Mukundas father, a railway employee, said: "I hardly think your theoretical [Kashmir] trip needs . . . practical props," he remarked, "but here they are."
The date of departure was set, but Yukteswar refused to go. He exclaimed: "What are your plans?"
Mukunda wanted to see his uncle and ask for his servant. "Dear uncle," I said, "could you possibly spare me your servant, Lal Dhari?"
This simple request provoked his uncle. "You selfish young man," his uncle shouted, quivering with wrath, "what a preposterous idea! Who will look after me if you take my servant on one of your pleasure jaunts?"
"Mukunda, would not you like to stay awhile longer with me?" Yukteswar inquired.
Mukunda suddenly staggered with nausea and a ghastly churning sensation in his stomach. The stabbing pain was intense. He collapsed and believed his life was fast ebbing from his body.
"English strawberries for sale," cried an old woman.
Mukunda: "What a sour fruit! I could never like strawberries!"
Yukteswar told Mukunda that at a dinner in America his hostess would serve Mukunda strawberries, and he would taste them and say: "What delicious strawberries!"
When it actually happened, he remembered what Yukteswar had said.
Mukunda en route to Simla: "The carriage arrived at a small caravanserai. As our horses were led to be watered, Auddy inquired, "Sir, do you mind if I ride awhile with the driver? I'd like to get a little outside air."
Yukteswar gave permission, but remarked to me, "He wants fresh smoke and not fresh air."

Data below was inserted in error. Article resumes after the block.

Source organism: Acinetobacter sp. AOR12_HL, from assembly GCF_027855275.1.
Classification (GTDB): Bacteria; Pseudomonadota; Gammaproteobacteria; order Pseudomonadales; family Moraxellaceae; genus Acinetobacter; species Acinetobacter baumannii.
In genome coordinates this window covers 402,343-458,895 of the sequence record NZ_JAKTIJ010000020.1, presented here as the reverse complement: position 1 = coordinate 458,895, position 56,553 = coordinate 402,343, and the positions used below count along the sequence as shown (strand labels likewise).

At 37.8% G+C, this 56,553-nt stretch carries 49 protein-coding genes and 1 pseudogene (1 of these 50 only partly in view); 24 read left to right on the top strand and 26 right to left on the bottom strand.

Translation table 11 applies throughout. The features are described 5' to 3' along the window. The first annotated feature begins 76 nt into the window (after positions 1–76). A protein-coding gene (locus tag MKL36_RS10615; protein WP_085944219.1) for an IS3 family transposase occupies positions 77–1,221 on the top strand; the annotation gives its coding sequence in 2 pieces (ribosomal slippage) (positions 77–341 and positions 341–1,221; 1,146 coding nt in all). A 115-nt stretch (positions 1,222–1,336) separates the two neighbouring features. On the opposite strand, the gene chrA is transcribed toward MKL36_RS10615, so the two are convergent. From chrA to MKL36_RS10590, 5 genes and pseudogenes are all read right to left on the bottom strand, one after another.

"You are right as always," said Mukunda.
They came to central Kashmir. I gazed in all directions at sublime snow-capped Himalayas, lying tier on tier like silhouettes of huge polar bears. My eyes feasted exultingly.
Slimming a lot
After spending happy weeks in Kashmir, I was forced to return to Bengal . . . Yukteswar remained in Srinagar, with Kanai and Auddy. Before I departed, Master hinted that his body would be subject to suffering in Kashmir, saying,
"There's a chance that I may even leave this earth."
However, he recovered. By then his body was reduced to half its usual weight.
Yukteswar considered himself fortunate to suffer that.
Yogananda. "On rare occasions . . . a master who wishes to greatly quicken his disciples' evolution may . . . voluntarily work out on his own body a large measure of their undesirable karma. . . .
A very strong mind, however, can transcend all physical difficulties and attain to God-realisation."